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Doody's Review ServiceReviewer: Bruce A. Fenderson, PhD (Thomas Jefferson University)
Description: The author expertly organizes, explains, and illustrates the chemical and cellular basis of life on Earth in this comprehensive and exciting introduction to cell and molecular biology. The 18 fascinating chapters cover topics ranging from control of gene expression to mechanisms of immune response. There is even a chapter on laboratory techniques. The focus of the book is on biological chemistry, with an emphasis on core concepts and experimental approaches.
Purpose: The purpose is to provide a textbook for an introductory course in cell and molecular biology. The author hopes that students will visualize a world filled with "giant molecules and minuscule structures" that constitute the chemistry of life. He encourages students to consider the evidence that is presented to support a biological model, think of alternate explanations, and plan experiments that may lead to new hypotheses. One of the author's goals is to help students develop their independent, critical-thinking skills.
Audience: This is an excellent companion textbook for undergraduate and graduate-level courses in cell and molecular biology. It is written for students across a wide range of life science disciplines including general biology, developmental biology, biochemistry, and biophysics. The author is an outstanding research scientist and highly skilled educator who knows how to communicate effectively.
Features: This updated edition is filled with new micrographs and computer-generated images. The large, glossy pages are visually stimulating. Each chapter includes an outline and brief introduction. Many sections include open-ended review questions to stimulate critical thinking. Color-coded boxes highlight topics of biomedical interest and details regarding important experimental pathways. Each chapter concludes with a short synopsis and a set of analytical questions that probe students' understanding. Chapters include nifty molecular models, sharp electron micrographs, and colorful data that highlight experimental results. A glossary of keywords and references for additional reading appear at the end of the book. The inside front cover lists Nobel prizes for research since 1958. The inside back cover lists topics covered in the book that are of medical interest (e.g., statins, prions, and transplant rejection). The cover artwork provides an important teaching opportunity: beautiful molecular models illustrate the complexity of synaptic membrane vesicles. The textbook comes with a full complement of ancillaries, including online access to quizzes, flash cards, animations, and complete answers to the end-of-chapter analytical questions. Pre-loaded assignments, teaching presentations, virtual meetings, student support, and short tutorials are also available. In brief, the author and publisher have pulled out all the stops to create an excellent learning resource.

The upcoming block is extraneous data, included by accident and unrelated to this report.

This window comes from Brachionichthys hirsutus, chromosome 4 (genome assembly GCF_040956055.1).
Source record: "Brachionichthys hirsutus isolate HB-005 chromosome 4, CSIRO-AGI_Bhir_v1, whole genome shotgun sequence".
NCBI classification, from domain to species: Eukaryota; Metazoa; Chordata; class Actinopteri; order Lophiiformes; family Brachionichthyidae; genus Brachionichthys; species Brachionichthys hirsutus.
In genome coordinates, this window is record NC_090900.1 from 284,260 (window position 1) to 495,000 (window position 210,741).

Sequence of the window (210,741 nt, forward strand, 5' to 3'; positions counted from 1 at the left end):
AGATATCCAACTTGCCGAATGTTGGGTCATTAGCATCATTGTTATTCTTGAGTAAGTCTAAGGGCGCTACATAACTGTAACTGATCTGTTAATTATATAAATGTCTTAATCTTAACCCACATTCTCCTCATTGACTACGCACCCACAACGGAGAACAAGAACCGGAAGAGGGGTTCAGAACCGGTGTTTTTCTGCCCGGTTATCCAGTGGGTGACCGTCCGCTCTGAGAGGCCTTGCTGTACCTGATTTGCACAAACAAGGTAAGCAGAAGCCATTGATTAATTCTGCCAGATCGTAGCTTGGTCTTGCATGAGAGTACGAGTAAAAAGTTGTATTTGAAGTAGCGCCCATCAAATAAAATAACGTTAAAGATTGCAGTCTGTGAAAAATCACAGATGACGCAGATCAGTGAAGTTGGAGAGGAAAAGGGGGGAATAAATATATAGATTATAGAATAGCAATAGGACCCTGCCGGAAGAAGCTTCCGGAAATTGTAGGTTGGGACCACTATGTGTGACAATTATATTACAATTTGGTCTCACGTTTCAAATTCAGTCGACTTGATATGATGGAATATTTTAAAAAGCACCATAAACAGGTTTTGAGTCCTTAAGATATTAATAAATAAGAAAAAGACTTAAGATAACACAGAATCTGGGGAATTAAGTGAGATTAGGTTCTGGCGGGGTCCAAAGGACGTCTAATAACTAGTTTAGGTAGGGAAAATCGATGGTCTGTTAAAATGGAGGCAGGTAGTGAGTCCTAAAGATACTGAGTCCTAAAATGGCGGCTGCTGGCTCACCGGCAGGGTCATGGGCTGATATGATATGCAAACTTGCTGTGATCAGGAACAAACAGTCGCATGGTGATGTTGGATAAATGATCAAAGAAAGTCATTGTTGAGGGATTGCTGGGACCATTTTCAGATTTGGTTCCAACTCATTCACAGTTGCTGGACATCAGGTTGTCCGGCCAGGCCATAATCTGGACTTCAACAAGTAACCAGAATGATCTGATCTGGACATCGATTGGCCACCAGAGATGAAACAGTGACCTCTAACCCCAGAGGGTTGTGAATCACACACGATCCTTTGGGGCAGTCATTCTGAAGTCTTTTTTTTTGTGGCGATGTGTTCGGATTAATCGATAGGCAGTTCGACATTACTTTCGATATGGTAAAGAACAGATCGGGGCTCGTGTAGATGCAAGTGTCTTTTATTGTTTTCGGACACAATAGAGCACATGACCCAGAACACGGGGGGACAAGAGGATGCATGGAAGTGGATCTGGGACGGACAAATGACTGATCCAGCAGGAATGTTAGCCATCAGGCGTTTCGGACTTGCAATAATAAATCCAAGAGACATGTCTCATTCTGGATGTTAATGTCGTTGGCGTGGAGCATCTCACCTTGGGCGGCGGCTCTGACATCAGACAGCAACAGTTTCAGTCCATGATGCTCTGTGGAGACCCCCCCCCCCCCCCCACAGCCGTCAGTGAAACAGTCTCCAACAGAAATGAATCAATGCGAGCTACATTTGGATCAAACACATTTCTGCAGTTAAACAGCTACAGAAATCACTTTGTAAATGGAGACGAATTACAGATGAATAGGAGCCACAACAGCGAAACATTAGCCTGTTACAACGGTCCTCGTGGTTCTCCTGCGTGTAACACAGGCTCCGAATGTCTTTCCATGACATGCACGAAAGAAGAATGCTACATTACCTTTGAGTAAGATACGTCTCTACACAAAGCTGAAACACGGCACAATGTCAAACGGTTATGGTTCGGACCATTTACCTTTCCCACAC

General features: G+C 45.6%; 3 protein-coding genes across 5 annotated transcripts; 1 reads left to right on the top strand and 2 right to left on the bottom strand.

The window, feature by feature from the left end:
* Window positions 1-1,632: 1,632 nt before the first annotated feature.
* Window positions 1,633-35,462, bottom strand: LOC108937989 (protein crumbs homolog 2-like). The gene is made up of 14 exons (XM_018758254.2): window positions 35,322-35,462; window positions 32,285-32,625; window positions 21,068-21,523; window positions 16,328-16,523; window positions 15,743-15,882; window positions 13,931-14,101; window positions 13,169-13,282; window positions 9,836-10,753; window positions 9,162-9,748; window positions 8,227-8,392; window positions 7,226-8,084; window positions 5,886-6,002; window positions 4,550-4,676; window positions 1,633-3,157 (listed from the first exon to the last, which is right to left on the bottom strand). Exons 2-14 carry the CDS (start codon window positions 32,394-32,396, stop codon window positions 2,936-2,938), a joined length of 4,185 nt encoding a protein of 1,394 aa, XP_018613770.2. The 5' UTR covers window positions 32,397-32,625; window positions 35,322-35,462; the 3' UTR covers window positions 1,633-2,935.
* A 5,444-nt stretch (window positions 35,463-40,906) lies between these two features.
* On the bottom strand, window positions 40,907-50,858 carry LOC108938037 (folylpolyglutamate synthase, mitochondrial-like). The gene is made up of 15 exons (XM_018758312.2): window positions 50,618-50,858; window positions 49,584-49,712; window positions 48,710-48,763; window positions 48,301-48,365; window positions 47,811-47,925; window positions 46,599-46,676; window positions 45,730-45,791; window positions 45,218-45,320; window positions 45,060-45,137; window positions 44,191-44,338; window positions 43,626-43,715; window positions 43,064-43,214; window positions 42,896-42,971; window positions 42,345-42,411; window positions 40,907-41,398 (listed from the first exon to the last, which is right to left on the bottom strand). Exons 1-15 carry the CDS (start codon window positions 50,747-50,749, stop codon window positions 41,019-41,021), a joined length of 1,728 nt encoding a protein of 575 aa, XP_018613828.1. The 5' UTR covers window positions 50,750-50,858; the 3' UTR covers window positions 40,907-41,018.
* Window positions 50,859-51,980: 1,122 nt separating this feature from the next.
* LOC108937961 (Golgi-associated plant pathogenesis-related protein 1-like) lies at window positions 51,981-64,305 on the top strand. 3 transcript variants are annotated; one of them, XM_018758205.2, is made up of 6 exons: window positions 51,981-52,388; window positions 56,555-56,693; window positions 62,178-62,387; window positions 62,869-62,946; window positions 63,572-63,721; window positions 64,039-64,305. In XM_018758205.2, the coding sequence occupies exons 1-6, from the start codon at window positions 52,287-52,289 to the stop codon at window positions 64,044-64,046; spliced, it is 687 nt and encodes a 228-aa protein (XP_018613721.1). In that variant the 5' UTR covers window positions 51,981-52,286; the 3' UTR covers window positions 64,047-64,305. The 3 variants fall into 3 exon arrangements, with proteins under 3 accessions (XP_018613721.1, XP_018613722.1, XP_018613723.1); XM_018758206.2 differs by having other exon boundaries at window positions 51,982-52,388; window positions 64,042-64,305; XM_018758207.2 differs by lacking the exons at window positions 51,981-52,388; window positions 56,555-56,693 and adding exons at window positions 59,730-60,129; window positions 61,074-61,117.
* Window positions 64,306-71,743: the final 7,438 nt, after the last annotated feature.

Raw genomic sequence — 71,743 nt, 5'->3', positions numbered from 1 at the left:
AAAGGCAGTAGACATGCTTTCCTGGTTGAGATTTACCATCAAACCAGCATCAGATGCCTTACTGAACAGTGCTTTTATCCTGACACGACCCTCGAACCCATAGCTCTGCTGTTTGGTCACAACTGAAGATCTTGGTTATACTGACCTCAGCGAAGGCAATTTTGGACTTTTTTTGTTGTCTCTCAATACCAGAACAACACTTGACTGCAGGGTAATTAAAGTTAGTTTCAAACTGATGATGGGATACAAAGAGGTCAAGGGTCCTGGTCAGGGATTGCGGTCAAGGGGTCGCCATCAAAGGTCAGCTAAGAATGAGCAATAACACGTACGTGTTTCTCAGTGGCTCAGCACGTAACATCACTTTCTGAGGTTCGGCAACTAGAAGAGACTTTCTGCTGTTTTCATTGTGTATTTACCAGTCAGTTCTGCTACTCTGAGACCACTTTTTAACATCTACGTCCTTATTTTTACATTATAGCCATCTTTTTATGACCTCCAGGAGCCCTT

Assessment: Readers will experience a sense of awe and wonder with this book. It is polished in every detail, from the cover art to the colorful illustrations and micrographs that highlight current research. This book is the right size and has the right balance of content for an introductory course in cell and molecular biology, comprehensive yet concise. The open-ended questions that accompany each chapter are thought provoking and will help students learn. The emphasis on topics of medical significance will be appreciated by students interested in the health professions. I highly recommend this textbook for students and faculty in the life sciences.